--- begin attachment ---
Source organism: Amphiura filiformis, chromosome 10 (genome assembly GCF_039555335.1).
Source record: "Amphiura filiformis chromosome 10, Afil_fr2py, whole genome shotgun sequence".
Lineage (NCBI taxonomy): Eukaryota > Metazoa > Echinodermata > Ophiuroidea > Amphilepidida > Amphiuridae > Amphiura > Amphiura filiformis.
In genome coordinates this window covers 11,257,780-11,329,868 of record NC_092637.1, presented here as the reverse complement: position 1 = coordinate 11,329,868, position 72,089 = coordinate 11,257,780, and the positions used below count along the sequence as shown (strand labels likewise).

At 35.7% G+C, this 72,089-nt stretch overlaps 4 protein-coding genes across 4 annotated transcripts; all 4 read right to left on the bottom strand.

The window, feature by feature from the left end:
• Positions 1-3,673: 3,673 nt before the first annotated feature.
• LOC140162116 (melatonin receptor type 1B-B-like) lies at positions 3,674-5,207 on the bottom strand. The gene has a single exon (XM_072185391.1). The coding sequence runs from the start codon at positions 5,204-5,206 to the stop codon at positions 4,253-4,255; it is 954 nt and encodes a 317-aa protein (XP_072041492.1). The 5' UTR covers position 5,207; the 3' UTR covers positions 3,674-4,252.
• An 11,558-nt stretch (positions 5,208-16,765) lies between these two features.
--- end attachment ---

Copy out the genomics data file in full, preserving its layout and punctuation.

Source organism: Amphiura filiformis, chromosome 10 (genome assembly GCF_039555335.1).
Source record: "Amphiura filiformis chromosome 10, Afil_fr2py, whole genome shotgun sequence".
Lineage (NCBI taxonomy): Eukaryota > Metazoa > Echinodermata > Ophiuroidea > Amphilepidida > Amphiuridae > Amphiura > Amphiura filiformis.
In genome coordinates this window covers 11,257,780-11,329,868 of record NC_092637.1, presented here as the reverse complement: position 1 = coordinate 11,329,868, position 72,089 = coordinate 11,257,780, and the positions used below count along the sequence as shown (strand labels likewise).

At 35.7% G+C, this 72,089-nt stretch overlaps 4 protein-coding genes across 4 annotated transcripts; all 4 read right to left on the bottom strand.

The window, feature by feature from the left end:
• Positions 1-3,673: 3,673 nt before the first annotated feature.
• LOC140162116 (melatonin receptor type 1B-B-like) lies at positions 3,674-5,207 on the bottom strand. The gene has a single exon (XM_072185391.1). The coding sequence runs from the start codon at positions 5,204-5,206 to the stop codon at positions 4,253-4,255; it is 954 nt and encodes a 317-aa protein (XP_072041492.1). The 5' UTR covers position 5,207; the 3' UTR covers positions 3,674-4,252.
• An 11,558-nt stretch (positions 5,208-16,765) lies between these two features.